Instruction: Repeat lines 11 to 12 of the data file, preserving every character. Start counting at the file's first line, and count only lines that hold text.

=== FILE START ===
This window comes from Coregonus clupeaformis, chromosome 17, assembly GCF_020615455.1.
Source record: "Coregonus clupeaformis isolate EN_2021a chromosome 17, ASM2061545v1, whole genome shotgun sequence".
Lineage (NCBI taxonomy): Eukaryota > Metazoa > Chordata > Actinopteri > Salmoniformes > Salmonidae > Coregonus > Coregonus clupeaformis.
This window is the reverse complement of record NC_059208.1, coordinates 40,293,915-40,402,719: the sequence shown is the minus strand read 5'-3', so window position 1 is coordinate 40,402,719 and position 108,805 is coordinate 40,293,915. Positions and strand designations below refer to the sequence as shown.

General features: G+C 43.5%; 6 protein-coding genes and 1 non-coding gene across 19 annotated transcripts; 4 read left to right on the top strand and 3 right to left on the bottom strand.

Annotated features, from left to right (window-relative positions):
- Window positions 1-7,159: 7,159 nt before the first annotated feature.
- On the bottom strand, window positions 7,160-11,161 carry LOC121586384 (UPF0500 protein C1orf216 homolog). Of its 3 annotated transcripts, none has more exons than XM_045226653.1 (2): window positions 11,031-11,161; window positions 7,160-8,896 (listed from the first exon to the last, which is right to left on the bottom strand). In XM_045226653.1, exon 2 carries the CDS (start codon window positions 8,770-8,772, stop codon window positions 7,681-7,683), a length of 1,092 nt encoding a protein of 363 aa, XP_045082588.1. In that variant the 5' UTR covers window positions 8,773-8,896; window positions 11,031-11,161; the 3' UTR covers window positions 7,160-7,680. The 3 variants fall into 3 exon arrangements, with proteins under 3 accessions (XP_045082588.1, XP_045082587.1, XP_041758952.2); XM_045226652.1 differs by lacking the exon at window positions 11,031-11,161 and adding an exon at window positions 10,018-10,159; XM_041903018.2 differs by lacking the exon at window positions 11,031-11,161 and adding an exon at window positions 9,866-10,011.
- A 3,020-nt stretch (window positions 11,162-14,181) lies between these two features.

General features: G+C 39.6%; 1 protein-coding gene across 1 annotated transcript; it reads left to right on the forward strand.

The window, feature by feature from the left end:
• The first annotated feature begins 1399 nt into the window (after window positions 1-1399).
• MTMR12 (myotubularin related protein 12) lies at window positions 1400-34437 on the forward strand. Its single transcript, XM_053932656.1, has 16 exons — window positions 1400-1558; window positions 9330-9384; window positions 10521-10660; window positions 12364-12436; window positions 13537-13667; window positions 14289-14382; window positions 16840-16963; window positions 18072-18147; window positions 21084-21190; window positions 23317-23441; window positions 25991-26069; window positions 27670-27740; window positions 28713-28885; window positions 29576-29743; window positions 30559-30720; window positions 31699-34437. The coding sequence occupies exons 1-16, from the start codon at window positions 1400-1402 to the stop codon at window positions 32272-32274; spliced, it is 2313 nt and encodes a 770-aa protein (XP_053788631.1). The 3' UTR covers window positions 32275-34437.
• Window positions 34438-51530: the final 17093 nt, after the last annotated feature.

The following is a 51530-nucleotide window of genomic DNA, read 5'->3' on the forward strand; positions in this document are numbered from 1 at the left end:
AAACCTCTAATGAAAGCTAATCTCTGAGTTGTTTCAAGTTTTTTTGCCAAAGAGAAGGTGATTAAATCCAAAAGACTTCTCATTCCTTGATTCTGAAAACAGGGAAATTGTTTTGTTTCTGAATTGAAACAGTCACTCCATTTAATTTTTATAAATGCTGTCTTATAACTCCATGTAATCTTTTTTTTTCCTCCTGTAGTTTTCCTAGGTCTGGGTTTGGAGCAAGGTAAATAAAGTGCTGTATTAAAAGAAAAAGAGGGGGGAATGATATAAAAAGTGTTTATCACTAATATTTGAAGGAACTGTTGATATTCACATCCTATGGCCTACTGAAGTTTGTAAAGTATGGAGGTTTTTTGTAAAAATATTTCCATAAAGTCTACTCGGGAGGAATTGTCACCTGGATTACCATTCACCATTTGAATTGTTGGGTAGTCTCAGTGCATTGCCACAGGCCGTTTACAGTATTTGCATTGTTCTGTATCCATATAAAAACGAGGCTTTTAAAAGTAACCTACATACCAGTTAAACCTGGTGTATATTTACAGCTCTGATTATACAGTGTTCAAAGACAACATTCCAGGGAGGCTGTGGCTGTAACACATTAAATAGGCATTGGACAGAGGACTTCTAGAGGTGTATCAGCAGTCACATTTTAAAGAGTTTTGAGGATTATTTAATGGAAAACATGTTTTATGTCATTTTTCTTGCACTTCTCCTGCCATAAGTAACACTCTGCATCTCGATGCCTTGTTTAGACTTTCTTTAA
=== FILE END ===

The window, feature by feature from the left end:
• The first annotated feature begins 1399 nt into the window (after window positions 1-1399).